Announcing the Airlift Challenge Competition
The Airlift Challenge seeks improved algorithms to plan and execute airlift operations in the face of dynamic disruptions. Participants compete by submitting OpenAI Gym-based agents that minimize delivery time and cost using reinforcement learning, optimization, heuristics, or any other technique.
Airlifts demand the delivery of large sets of cargo into areas of need under tight deadlines. Yet, there are many obstacles preventing timely delivery. Airports have limited capacity to process airplanes, thus limiting throughput and potentially creating bottlenecks. Weather disruptions can cause delays or force airplanes to re-route. Unexpected cargo may be staged for an urgent delivery.
This competition challenges participants to design agents that can plan and execute an airlift operation. Quick decision-making is needed to rapidly adjust plans in the face of disruptions along the delivery routes. The decision-maker will also need to incorporate new cargo delivery requests that appear during the episode. The primary objective is to meet the specified deadlines, with a secondary goal of minimizing cost. Solutions can incorporate machine learning, optimization, path planning heuristics, or any other technique.
How to Participate
Get started by downloading the starter kit and following the README:
More details and documentation can be found at the competition website: https://airliftchallenge.com/chapters/main.html
The air network consists of a graph, where nodes are capacity-constrained airports, and edges are routes with an associated cost and time-of-flight. Each cargo item is stored at a node, and must be picked up by agents (airplanes) and delivered to a destination node. Different airplane models can have different route networks. In fact, the network for a specific model may be disconnected, meaning that some airplanes may not be able to reach all airports. Time is needed after an airplane lands to refuel and to load/unload cargo, taking up precious processing capacity at the airport. There are two delivery deadlines: a soft deadline by which the cargo is desired, and a hard deadline after which the delivery is considered missed (with a heavy penalty).
The simulation environment is written in Python and follows the PettingZoo multi-agent reinforcement learning interface. An agent issues an action for each airplane, indicating which cargo to load/unload at an airport and which airport to fly to next. The agents observe a number of state variables, including airplane status, cargo locations, route availability, etc… A NetworkX object is provided for each airplane, allowing the agent to easily plan paths using existing library methods. A reward signal generated by the environment penalizes late deliveries, missed deliveries, and movement.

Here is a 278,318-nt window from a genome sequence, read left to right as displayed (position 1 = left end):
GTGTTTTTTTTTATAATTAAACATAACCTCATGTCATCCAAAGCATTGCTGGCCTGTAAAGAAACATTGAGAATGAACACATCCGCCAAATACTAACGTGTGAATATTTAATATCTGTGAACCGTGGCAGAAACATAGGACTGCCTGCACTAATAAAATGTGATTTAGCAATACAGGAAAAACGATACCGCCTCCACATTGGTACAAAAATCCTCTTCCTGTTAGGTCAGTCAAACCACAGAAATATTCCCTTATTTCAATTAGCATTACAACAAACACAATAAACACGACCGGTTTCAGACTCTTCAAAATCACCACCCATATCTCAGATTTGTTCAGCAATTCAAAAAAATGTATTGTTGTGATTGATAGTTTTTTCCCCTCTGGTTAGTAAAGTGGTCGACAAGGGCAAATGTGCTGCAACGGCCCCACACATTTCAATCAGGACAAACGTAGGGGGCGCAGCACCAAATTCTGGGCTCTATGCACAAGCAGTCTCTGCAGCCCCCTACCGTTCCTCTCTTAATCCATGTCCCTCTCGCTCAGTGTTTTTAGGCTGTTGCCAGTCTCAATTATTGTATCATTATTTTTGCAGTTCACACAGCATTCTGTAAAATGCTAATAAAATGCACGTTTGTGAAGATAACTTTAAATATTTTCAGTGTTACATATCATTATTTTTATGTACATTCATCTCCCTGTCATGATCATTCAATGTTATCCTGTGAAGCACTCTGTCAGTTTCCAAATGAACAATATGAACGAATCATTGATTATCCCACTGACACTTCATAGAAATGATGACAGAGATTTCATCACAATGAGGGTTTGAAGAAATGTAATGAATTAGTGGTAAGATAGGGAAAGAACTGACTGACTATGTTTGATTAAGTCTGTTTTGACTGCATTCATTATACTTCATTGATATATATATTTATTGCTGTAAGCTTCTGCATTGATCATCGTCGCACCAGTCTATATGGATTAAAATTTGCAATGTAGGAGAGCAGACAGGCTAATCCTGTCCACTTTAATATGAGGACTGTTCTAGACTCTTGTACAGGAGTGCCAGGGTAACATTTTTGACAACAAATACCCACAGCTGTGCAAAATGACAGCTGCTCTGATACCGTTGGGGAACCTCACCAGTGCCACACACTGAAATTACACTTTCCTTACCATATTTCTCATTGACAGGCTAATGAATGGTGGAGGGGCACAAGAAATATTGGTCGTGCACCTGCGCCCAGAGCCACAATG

Scoring and Evaluation
Each episode is assigned a score based on missed deliveries, late deliveries, and total flight cost. This score is normalized against baseline algorithms: participants will receive a score of 0 if they only perform as well as a random agent, and will receive a score of 1 if they perform as well as a simple “shortest path” baseline algorithm. Scores greater than 1 indicate that the algorithm is exceeding the performance of the baselines.
An algorithm will be evaluated over a number of episode scenarios. Scenarios are generated according to a random generative model, with scenarios becoming progressively more difficult. In the beginning stages, there will be one type of airplane which can reach all airports in the air network. Later stages will have specialized airplane types: large aircraft can carry large cargo loads over long distances, but cannot land at small airports located in the drop off area. Instead, they will need to leave cargo at intermediate airports where light aircraft can retrieve the cargo and complete the delivery.
The evaluation will proceed until either:
- the percentage of missed deliveries exceeds a preset threshold, or
- a time limit is reached.
The overall score will be the sum of the normalized scores over all episodes. In addition to performing well on individual episodes, algorithms can also increase their score by completing more episodes.
Dimitris Bertsimas, Allison Chang, Velibor V. Mišić, and Nishanth Mundru. The airlift planning problem. Transportation Science, 53(3):773–795, 2019. URL: https://doi.org/10.1287/trsc.2018.0847, doi:10.1287/trsc.2018.0847.
Carmen Chiu, Adis Delanovic, Jill Platts, Alexa Loy, and Andre Beckus. A methodology for flattening the command and control problem space. In Artificial Intelligence and Machine Learning for Multi-Domain Operations Applications IV. International Society for Optics and Photonics, SPIE, 2022. URL: https://doi.org/10.1117/12.2615180.
Distribution Statement A: Approved for Public Release; Distribution Unlimited: Case Number: AFRL-2022-5675, CLEARED on 22 Nov 2022